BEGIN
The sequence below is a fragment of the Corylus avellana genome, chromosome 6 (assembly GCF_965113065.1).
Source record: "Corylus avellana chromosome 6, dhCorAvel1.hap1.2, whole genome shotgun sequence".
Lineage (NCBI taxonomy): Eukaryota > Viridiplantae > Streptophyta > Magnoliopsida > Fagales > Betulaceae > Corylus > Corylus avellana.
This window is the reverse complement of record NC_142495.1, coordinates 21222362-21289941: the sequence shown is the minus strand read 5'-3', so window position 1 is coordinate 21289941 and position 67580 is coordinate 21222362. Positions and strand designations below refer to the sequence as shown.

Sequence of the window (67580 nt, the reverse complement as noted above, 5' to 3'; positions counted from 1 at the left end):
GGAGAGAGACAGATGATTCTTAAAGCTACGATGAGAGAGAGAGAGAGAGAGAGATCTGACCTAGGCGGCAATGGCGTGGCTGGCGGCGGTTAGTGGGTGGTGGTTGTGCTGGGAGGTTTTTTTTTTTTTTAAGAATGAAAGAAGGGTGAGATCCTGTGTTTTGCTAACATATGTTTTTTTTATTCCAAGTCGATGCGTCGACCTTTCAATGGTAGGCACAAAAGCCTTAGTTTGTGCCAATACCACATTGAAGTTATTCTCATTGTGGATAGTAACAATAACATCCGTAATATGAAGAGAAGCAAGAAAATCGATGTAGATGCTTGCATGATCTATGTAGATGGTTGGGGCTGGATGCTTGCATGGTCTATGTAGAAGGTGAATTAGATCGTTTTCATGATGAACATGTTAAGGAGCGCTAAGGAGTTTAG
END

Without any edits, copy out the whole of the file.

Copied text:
The sequence below is a fragment of the Corylus avellana genome, chromosome 6 (assembly GCF_965113065.1).
Source record: "Corylus avellana chromosome 6, dhCorAvel1.hap1.2, whole genome shotgun sequence".
Lineage (NCBI taxonomy): Eukaryota > Viridiplantae > Streptophyta > Magnoliopsida > Fagales > Betulaceae > Corylus > Corylus avellana.
This window is the reverse complement of record NC_142495.1, coordinates 21222362-21289941: the sequence shown is the minus strand read 5'-3', so window position 1 is coordinate 21289941 and position 67580 is coordinate 21222362. Positions and strand designations below refer to the sequence as shown.

Sequence of the window (67580 nt, the reverse complement as noted above, 5' to 3'; positions counted from 1 at the left end):
GGAGAGAGACAGATGATTCTTAAAGCTACGATGAGAGAGAGAGAGAGAGAGAGATCTGACCTAGGCGGCAATGGCGTGGCTGGCGGCGGTTAGTGGGTGGTGGTTGTGCTGGGAGGTTTTTTTTTTTTTTAAGAATGAAAGAAGGGTGAGATCCTGTGTTTTGCTAACATATGTTTTTTTTATTCCAAGTCGATGCGTCGACCTTTCAATGGTAGGCACAAAAGCCTTAGTTTGTGCCAATACCACATTGAAGTTATTCTCATTGTGGATAGTAACAATAACATCCGTAATATGAAGAGAAGCAAGAAAATCGATGTAGATGCTTGCATGATCTATGTAGATGGTTGGGGCTGGATGCTTGCATGGTCTATGTAGAAGGTGAATTAGATCGTTTTCATGATGAACATGTTAAGGAGCGCTAAGGAGTTTAG